American Society for the Prevention of Cruelty to Animals v. Ringling Bros. and Barnum & Bailey Circus

317 F.3d 334 (2003)

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American Society for the Prevention of Cruelty to Animals v. Ringling Bros. and Barnum & Bailey Circus

United States Court of Appeal for the District of Columbia Circuit
317 F.3d 334 (2003)

Facts

Ringling Brothers (defendant) used Asian elephants in its circus acts. Ringling Brothers allegedly subjected the elephants to cruel conditions such as being stabbed by sharp hooks and chained for long periods of time. Thomas Rider (plaintiff) witnessed the abuse firsthand as a former elephant handler working for Ringling Brothers. Over the course of his two-year employment, Rider formed a strong emotional bond and affinity for the elephants. Rider eventually left his job after being unable to witness further mistreatment. Rider and several animal-rights organizations (plaintiffs) subsequently brought a citizen suit under the Endangered Species Act, 16 U.S.C. § 1531. The complaint alleged that Ringling Brothers mistreated the elephants in violation of the act. The district court dismissed the complaint, finding that Rider and the animal-rights organizations lacked standing under Article III of the United States Constitution. On appeal, Rider argued that his emotional attachment to the elephants gives rise to standing.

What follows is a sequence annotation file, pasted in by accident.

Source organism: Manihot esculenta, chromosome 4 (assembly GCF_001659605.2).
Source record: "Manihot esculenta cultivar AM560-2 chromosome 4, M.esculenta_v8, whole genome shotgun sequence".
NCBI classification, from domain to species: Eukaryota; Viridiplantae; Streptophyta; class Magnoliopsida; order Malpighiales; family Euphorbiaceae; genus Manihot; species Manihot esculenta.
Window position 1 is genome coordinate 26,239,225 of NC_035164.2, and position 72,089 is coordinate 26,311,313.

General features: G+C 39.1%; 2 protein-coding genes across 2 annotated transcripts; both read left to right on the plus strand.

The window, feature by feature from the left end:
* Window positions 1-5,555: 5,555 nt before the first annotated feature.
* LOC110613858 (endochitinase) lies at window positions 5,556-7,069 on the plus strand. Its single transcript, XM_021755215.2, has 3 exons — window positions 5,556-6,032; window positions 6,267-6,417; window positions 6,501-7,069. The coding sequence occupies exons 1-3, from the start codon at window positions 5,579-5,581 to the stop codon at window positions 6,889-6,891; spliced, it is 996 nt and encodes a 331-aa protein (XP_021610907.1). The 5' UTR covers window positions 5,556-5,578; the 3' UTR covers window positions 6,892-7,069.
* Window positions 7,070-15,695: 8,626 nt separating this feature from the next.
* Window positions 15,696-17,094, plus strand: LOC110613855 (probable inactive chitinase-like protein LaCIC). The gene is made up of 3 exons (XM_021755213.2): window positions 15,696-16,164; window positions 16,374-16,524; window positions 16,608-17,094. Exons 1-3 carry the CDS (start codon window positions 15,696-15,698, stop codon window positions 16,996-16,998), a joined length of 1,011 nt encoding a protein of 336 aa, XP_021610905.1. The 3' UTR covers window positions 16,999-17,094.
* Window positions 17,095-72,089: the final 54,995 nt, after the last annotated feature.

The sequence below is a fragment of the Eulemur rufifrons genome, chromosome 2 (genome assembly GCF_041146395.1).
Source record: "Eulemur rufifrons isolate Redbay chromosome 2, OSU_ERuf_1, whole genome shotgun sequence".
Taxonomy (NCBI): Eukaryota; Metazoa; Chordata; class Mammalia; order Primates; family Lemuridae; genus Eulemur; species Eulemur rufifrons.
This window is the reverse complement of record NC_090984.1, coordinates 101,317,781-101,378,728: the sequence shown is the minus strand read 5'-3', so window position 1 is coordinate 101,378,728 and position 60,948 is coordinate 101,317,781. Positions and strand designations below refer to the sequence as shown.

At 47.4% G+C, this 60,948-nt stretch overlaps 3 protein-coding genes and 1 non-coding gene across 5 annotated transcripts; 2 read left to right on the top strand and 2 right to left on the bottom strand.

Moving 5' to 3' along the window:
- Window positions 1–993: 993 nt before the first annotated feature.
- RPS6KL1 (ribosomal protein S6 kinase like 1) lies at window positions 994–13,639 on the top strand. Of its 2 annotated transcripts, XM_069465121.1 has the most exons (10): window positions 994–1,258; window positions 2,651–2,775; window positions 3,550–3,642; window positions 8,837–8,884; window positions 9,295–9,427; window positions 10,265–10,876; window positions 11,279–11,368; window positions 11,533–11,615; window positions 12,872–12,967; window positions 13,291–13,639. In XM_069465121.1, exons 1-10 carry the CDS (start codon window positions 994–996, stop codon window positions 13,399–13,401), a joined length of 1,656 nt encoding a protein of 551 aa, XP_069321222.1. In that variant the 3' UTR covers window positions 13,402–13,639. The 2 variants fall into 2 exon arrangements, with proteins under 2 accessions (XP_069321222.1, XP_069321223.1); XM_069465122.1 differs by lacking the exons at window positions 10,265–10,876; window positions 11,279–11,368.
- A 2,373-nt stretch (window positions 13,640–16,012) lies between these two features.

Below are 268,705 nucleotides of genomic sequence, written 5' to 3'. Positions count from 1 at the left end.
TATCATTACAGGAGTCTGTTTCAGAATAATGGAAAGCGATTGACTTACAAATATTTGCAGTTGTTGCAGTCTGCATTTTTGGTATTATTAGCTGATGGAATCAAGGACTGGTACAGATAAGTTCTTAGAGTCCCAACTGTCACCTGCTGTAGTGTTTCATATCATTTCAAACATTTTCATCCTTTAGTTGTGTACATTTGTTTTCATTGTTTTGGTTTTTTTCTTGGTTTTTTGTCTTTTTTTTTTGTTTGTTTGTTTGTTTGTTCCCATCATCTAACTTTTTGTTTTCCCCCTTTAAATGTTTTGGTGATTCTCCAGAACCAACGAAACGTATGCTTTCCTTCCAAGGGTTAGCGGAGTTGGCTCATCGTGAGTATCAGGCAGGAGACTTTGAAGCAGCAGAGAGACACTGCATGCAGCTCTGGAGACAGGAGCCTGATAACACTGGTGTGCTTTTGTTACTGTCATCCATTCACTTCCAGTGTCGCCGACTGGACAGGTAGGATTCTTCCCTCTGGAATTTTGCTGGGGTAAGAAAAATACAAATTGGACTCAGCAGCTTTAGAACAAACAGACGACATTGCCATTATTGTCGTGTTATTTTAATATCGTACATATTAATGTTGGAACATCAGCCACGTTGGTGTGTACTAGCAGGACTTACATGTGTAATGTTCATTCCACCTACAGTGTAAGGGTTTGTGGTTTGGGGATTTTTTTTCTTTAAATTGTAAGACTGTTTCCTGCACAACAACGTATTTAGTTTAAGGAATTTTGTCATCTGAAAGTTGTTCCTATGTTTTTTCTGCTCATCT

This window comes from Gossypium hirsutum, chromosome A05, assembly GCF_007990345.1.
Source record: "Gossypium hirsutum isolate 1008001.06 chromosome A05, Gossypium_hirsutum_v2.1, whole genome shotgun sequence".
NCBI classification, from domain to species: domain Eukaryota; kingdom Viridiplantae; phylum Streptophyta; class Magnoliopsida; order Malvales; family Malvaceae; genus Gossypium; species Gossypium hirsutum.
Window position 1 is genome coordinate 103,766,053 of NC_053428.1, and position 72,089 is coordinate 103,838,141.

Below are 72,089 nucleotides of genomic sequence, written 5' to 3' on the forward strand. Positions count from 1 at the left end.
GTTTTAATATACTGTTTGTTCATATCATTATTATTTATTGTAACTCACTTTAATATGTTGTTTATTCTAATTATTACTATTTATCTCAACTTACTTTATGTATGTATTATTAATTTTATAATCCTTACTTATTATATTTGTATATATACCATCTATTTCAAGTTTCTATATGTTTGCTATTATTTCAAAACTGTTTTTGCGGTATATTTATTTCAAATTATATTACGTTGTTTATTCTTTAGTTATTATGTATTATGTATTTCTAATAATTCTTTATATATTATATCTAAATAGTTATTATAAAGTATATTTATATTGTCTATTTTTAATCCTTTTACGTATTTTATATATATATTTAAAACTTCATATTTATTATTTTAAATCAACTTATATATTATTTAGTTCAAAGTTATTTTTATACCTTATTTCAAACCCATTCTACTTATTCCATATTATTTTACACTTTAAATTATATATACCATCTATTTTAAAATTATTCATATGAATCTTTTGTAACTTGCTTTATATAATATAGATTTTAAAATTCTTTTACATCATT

Rule of Law

Issue

Holding and Reasoning (Randolph, J.)

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